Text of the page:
In the past few years, Apple has come under criticism for the questionable labor practices of its suppliers, mainly in Asia. Despite not doing much of anything to change this, Apple has at least maintained that it will not tolerate any of its devices being built by child laborers. This week, Apple made good on that vow and terminated a contract with a supplier that it found responsible for 74 underage labor violations.
According to Apple's seventh Supplier Responsibility Report released late Thursday, an audit of Guangdong Real Faith Pingzhou Electronics in January 2012 found the supplier responsible for 74 underage labor violations. This prompted Apple to end its relationship with the company, which manufacturers circuit boards.
Under Apple's code of labor, child labor is strictly limited, stating:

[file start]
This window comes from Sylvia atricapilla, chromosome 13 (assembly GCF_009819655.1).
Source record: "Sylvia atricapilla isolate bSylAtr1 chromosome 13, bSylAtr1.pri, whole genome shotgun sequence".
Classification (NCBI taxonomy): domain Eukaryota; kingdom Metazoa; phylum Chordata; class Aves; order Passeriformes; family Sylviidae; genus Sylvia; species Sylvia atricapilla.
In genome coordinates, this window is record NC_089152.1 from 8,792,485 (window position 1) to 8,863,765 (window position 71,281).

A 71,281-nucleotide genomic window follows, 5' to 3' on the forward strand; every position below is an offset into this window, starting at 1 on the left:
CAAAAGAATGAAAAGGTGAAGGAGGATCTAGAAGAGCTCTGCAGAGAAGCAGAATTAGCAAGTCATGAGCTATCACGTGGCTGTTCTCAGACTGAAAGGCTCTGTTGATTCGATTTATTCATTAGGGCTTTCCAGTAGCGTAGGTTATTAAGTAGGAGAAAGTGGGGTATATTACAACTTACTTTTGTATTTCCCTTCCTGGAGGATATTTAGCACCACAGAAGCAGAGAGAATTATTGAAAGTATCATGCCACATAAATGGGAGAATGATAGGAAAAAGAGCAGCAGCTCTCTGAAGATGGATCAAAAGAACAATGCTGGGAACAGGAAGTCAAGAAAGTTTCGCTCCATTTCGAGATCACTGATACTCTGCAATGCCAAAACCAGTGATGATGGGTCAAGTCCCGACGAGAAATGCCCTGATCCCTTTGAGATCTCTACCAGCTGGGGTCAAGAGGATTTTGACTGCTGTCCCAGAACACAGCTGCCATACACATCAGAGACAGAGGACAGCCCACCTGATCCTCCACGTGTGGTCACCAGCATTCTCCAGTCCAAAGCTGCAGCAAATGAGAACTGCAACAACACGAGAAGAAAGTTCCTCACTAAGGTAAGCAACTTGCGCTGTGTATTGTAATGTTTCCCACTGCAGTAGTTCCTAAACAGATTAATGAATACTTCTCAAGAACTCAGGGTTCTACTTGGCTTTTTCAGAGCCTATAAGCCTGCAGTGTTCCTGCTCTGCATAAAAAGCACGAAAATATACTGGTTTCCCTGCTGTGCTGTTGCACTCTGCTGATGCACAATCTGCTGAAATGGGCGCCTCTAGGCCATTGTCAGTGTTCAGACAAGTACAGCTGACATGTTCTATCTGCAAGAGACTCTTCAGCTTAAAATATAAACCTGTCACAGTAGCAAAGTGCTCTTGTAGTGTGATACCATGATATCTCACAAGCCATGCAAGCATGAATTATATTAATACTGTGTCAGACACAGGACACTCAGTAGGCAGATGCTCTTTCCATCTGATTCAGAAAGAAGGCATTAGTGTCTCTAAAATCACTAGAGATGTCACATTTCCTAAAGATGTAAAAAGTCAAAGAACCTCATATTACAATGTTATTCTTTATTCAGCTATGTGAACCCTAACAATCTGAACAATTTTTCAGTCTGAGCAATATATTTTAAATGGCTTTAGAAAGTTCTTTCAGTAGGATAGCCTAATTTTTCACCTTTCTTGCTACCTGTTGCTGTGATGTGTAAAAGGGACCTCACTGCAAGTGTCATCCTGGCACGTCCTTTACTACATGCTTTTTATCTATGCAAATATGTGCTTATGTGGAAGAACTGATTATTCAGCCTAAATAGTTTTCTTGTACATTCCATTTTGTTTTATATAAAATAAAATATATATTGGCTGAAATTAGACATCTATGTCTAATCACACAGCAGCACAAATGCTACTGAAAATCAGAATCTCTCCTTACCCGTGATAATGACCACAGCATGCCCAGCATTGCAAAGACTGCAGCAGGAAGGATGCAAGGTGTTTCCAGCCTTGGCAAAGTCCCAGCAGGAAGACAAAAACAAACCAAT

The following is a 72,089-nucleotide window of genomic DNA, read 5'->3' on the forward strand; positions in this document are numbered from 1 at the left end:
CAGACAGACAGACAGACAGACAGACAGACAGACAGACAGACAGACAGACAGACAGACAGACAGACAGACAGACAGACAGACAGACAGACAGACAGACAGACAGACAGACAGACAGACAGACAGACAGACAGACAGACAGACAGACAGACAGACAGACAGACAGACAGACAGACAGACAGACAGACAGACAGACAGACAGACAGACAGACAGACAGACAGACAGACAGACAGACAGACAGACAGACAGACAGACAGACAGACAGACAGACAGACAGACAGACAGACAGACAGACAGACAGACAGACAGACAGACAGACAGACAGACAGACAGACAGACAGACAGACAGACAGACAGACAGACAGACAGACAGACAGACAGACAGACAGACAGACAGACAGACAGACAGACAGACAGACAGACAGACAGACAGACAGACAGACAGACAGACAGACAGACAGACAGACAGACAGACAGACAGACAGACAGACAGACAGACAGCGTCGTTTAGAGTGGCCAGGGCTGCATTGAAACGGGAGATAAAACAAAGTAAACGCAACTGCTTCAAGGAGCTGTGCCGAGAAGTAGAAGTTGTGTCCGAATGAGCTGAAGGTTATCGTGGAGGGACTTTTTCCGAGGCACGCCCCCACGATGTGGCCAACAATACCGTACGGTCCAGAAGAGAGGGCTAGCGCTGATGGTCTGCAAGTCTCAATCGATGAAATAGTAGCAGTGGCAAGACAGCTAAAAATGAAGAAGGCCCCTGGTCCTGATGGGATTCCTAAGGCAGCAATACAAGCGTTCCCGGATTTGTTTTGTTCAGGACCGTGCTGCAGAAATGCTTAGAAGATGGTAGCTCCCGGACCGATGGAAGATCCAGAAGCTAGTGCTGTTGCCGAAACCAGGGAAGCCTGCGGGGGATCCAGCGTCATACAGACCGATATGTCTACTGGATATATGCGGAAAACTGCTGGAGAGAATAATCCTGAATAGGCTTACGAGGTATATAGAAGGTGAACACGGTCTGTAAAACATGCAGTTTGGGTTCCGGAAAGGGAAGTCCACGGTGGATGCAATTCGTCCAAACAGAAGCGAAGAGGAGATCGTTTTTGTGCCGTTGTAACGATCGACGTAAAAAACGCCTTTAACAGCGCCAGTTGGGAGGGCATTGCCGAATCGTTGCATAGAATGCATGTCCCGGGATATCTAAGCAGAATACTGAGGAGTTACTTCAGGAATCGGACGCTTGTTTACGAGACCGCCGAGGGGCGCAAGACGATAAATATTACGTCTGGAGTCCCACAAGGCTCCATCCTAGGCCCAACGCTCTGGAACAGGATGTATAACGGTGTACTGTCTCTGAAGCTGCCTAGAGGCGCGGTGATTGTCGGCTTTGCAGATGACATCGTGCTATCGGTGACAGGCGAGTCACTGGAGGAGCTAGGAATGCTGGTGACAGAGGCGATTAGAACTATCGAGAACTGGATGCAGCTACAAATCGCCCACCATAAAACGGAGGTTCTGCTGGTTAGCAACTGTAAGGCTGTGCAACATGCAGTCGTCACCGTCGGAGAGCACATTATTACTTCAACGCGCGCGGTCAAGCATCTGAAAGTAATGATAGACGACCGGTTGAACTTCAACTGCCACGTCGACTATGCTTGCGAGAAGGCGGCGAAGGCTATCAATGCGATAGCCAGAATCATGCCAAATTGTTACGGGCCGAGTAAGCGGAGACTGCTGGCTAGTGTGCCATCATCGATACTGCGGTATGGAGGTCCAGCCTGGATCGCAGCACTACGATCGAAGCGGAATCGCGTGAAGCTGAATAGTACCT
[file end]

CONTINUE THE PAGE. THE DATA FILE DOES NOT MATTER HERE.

"The minimum age for employment or work is 15 years of age, the minimum age for employment in that country, or the age for completing compulsory education in that country, whichever is higher."
In all, Apple conducted 393 audits in 14 countries across its supply chain, which was a 72 percent increase from 2012. The audits covered 1.5 million workers at manufacturing facilities and non-production facilities like call centers and warehouses.